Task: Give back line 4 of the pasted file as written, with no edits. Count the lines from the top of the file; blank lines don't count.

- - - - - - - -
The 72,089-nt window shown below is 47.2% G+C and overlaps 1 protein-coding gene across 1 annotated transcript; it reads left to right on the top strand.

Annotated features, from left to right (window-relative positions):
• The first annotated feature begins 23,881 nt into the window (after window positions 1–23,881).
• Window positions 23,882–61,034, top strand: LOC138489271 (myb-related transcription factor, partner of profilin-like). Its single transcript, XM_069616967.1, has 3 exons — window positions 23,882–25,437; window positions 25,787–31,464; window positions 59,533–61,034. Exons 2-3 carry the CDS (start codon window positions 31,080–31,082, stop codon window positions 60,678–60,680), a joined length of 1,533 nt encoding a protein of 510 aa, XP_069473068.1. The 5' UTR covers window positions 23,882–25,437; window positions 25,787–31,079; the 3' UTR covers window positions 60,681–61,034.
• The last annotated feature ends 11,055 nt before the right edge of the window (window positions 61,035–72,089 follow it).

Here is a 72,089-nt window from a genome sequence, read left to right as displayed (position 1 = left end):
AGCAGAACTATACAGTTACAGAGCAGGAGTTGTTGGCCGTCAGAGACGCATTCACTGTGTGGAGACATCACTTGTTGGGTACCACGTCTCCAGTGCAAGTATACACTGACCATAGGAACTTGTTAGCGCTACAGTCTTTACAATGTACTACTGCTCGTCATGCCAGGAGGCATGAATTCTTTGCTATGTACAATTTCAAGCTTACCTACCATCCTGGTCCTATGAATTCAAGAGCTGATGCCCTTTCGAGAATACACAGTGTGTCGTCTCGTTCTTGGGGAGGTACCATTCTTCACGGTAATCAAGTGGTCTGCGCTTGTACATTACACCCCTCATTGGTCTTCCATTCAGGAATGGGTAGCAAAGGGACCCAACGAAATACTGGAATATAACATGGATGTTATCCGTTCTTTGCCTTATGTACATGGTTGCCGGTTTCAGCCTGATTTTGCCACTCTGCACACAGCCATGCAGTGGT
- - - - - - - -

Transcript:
• Window positions 23,882–61,034, top strand: LOC138489271 (myb-related transcription factor, partner of profilin-like). Its single transcript, XM_069616967.1, has 3 exons — window positions 23,882–25,437; window positions 25,787–31,464; window positions 59,533–61,034. Exons 2-3 carry the CDS (start codon window positions 31,080–31,082, stop codon window positions 60,678–60,680), a joined length of 1,533 nt encoding a protein of 510 aa, XP_069473068.1. The 5' UTR covers window positions 23,882–25,437; window positions 25,787–31,079; the 3' UTR covers window positions 60,681–61,034.